“[Puerto Rico] has been considered as a possible 51st state before,” LDS leader Brigham Jones said. “We feel that the combination of Puerto Rican flamboyancy and Mormon sensibility will yield a highly pleasurable result and we see no reason to not unionize the island.”

While the logic presented by LDS leaders may seem odd to those outside the faith, the reasons for the necessity of a legally LDS state are many, according to Smith.

“First of all, the 3.2 percent alcohol limit on beer in Utah is entirely too high. That lofty percentage is just plain dangerous,” Jones said. “The availability of such potent beer is liable to do to Utahns what absinthe did to Napoleon and Van Gogh, and if we get total control of the 51st state, only O’Douls will be sold.”

Alcohol is not the only point of concern among LDS leaders. Levi Smith, an Area Authority Seventy, says that the availability of R-rated films in Utah is slowly eroding the state’s famed purity.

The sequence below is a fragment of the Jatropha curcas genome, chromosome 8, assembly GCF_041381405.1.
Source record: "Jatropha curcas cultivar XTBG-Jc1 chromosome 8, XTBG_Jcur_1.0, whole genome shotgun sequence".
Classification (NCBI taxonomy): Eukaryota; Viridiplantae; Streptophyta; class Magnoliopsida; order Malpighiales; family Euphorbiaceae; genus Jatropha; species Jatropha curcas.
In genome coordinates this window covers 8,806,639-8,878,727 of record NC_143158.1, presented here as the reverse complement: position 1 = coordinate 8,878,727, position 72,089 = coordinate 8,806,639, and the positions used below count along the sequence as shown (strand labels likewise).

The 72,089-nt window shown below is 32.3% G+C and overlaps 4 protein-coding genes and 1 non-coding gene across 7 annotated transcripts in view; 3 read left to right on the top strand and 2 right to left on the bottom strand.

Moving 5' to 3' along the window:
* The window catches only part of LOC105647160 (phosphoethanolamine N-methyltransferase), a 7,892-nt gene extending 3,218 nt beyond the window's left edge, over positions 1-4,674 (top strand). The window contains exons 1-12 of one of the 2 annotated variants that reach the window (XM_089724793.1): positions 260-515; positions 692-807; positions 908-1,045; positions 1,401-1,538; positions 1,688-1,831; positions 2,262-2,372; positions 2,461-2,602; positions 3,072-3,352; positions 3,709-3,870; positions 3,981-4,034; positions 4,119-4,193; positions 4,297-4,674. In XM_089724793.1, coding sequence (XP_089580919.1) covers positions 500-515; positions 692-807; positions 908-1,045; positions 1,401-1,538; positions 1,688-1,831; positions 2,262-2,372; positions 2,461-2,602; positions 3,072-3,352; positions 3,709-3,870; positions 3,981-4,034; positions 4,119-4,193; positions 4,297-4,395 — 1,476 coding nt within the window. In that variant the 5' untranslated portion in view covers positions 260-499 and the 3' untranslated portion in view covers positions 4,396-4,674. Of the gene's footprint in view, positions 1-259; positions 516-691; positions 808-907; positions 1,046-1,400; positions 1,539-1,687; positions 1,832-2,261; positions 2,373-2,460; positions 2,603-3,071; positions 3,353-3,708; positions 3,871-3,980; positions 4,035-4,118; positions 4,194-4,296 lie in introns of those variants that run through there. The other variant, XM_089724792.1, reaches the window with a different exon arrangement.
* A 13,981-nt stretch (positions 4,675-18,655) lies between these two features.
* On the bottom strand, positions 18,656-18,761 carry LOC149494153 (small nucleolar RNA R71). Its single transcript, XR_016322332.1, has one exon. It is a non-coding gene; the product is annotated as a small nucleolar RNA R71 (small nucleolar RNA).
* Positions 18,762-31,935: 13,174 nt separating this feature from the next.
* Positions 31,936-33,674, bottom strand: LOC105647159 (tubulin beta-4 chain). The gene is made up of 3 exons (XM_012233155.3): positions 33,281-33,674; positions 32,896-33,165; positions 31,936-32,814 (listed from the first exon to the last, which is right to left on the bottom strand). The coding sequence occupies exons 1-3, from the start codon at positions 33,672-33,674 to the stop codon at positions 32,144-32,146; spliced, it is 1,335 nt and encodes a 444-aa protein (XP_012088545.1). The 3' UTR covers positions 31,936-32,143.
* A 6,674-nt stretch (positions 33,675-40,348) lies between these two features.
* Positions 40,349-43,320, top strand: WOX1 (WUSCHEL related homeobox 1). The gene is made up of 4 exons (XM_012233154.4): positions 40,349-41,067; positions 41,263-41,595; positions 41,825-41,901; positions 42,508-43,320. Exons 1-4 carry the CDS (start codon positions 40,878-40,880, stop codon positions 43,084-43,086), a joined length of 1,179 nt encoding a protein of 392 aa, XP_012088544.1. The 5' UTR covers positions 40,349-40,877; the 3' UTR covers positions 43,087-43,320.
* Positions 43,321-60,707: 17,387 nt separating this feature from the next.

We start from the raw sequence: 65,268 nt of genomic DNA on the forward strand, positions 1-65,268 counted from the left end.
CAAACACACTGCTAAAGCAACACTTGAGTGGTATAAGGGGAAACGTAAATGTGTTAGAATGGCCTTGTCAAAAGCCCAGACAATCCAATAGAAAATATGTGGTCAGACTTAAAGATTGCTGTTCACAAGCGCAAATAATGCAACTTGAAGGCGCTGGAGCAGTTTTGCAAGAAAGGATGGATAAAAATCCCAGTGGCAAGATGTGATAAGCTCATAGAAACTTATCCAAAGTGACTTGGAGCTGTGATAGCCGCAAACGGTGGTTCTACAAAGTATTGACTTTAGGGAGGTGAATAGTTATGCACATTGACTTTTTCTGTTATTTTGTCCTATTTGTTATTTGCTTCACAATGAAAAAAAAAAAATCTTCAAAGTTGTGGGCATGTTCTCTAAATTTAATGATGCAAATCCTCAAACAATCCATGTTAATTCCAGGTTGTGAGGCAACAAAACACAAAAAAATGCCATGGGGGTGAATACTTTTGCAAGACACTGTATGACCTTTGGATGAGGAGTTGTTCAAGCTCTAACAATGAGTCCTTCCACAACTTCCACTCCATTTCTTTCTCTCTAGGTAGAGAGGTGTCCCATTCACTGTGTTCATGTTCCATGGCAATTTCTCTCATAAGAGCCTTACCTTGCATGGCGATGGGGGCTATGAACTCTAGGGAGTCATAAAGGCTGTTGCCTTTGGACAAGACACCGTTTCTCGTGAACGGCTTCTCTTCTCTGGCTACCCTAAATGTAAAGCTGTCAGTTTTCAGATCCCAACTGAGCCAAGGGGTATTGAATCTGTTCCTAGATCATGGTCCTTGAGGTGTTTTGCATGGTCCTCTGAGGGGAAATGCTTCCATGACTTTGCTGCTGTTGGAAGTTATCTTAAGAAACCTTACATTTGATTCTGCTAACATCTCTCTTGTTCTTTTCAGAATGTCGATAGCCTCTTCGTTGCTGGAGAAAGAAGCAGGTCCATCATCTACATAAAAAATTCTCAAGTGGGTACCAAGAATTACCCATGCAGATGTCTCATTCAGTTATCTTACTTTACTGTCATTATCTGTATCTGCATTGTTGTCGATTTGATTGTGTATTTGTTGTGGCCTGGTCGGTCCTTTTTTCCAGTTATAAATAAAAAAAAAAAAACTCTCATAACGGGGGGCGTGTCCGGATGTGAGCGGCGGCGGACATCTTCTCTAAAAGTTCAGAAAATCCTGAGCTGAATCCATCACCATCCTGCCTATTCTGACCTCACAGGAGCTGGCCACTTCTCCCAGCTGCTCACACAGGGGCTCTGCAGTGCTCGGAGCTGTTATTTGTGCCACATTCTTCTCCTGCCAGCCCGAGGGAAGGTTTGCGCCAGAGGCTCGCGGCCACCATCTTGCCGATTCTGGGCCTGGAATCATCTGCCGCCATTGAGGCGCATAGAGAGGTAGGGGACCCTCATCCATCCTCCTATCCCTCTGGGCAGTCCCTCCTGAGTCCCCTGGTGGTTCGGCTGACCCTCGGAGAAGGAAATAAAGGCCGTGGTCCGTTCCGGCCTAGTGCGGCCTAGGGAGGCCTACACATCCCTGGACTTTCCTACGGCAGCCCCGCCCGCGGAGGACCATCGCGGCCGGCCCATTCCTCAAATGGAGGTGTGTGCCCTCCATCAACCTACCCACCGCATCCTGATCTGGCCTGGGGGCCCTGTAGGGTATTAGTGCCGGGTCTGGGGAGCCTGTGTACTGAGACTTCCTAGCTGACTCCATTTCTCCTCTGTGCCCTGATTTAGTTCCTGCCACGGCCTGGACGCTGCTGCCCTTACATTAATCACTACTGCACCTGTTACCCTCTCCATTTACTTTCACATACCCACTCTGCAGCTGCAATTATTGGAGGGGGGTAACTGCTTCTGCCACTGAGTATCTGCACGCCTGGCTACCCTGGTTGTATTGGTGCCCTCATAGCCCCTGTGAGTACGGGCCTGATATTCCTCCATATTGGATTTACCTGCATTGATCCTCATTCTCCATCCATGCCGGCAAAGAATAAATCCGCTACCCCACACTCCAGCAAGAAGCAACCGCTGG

“There are companies like Clean Flicks and Movie Purifier in Utah, and thank God for them,” Smith said. “Without those bastions of decency, our state would certainly fall victim to the kind of filth that is ruining our nation.”

Smith partially blames Hollywood for the degredation of Utah.

“Anyone who calls ‘Y Tu Mama Tambien’ anything but unabashed pornography is insane,” Smith said.

Possible titles for the 51st state proposed by LDS leaders include “Utahopia,” “I’m OK, You’re OK-ville,” “MO-Town,” and the “Island of Deseret.”

Despite the enticing proposal, U.S. lawmakers are not yet persuaded. Hal Thompson, D-New York, is in favor of the motion, but says that many of his fellow politicians are skeptical.